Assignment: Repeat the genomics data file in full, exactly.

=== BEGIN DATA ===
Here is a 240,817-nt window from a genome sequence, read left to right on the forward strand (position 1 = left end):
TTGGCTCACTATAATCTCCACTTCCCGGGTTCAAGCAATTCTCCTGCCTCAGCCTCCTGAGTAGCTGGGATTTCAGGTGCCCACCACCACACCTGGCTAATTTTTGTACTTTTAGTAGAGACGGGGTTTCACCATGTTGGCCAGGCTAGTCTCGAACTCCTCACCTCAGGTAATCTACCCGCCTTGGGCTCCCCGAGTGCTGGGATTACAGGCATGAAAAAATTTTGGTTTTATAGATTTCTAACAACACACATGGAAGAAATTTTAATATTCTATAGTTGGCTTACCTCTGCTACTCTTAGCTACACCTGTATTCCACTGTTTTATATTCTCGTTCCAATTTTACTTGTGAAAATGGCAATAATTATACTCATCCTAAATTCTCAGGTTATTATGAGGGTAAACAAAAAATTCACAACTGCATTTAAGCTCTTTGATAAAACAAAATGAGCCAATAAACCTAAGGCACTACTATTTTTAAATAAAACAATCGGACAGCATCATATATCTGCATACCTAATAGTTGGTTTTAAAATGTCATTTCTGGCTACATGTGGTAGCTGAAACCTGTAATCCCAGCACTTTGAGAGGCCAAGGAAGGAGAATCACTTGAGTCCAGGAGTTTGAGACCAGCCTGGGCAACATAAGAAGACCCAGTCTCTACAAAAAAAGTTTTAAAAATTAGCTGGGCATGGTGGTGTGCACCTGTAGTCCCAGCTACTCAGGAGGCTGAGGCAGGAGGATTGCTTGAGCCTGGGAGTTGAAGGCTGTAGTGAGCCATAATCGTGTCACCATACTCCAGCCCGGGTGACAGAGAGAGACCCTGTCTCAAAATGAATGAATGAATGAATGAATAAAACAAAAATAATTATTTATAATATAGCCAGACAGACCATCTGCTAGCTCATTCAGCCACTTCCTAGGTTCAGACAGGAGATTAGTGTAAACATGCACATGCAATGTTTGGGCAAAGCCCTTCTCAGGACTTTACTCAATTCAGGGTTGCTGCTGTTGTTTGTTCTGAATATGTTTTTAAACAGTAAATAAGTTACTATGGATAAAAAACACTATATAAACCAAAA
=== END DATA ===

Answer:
Here is a 240,817-nt window from a genome sequence, read left to right on the forward strand (position 1 = left end):
TTGGCTCACTATAATCTCCACTTCCCGGGTTCAAGCAATTCTCCTGCCTCAGCCTCCTGAGTAGCTGGGATTTCAGGTGCCCACCACCACACCTGGCTAATTTTTGTACTTTTAGTAGAGACGGGGTTTCACCATGTTGGCCAGGCTAGTCTCGAACTCCTCACCTCAGGTAATCTACCCGCCTTGGGCTCCCCGAGTGCTGGGATTACAGGCATGAAAAAATTTTGGTTTTATAGATTTCTAACAACACACATGGAAGAAATTTTAATATTCTATAGTTGGCTTACCTCTGCTACTCTTAGCTACACCTGTATTCCACTGTTTTATATTCTCGTTCCAATTTTACTTGTGAAAATGGCAATAATTATACTCATCCTAAATTCTCAGGTTATTATGAGGGTAAACAAAAAATTCACAACTGCATTTAAGCTCTTTGATAAAACAAAATGAGCCAATAAACCTAAGGCACTACTATTTTTAAATAAAACAATCGGACAGCATCATATATCTGCATACCTAATAGTTGGTTTTAAAATGTCATTTCTGGCTACATGTGGTAGCTGAAACCTGTAATCCCAGCACTTTGAGAGGCCAAGGAAGGAGAATCACTTGAGTCCAGGAGTTTGAGACCAGCCTGGGCAACATAAGAAGACCCAGTCTCTACAAAAAAAGTTTTAAAAATTAGCTGGGCATGGTGGTGTGCACCTGTAGTCCCAGCTACTCAGGAGGCTGAGGCAGGAGGATTGCTTGAGCCTGGGAGTTGAAGGCTGTAGTGAGCCATAATCGTGTCACCATACTCCAGCCCGGGTGACAGAGAGAGACCCTGTCTCAAAATGAATGAATGAATGAATGAATAAAACAAAAATAATTATTTATAATATAGCCAGACAGACCATCTGCTAGCTCATTCAGCCACTTCCTAGGTTCAGACAGGAGATTAGTGTAAACATGCACATGCAATGTTTGGGCAAAGCCCTTCTCAGGACTTTACTCAATTCAGGGTTGCTGCTGTTGTTTGTTCTGAATATGTTTTTAAACAGTAAATAAGTTACTATGGATAAAAAACACTATATAAACCAAAA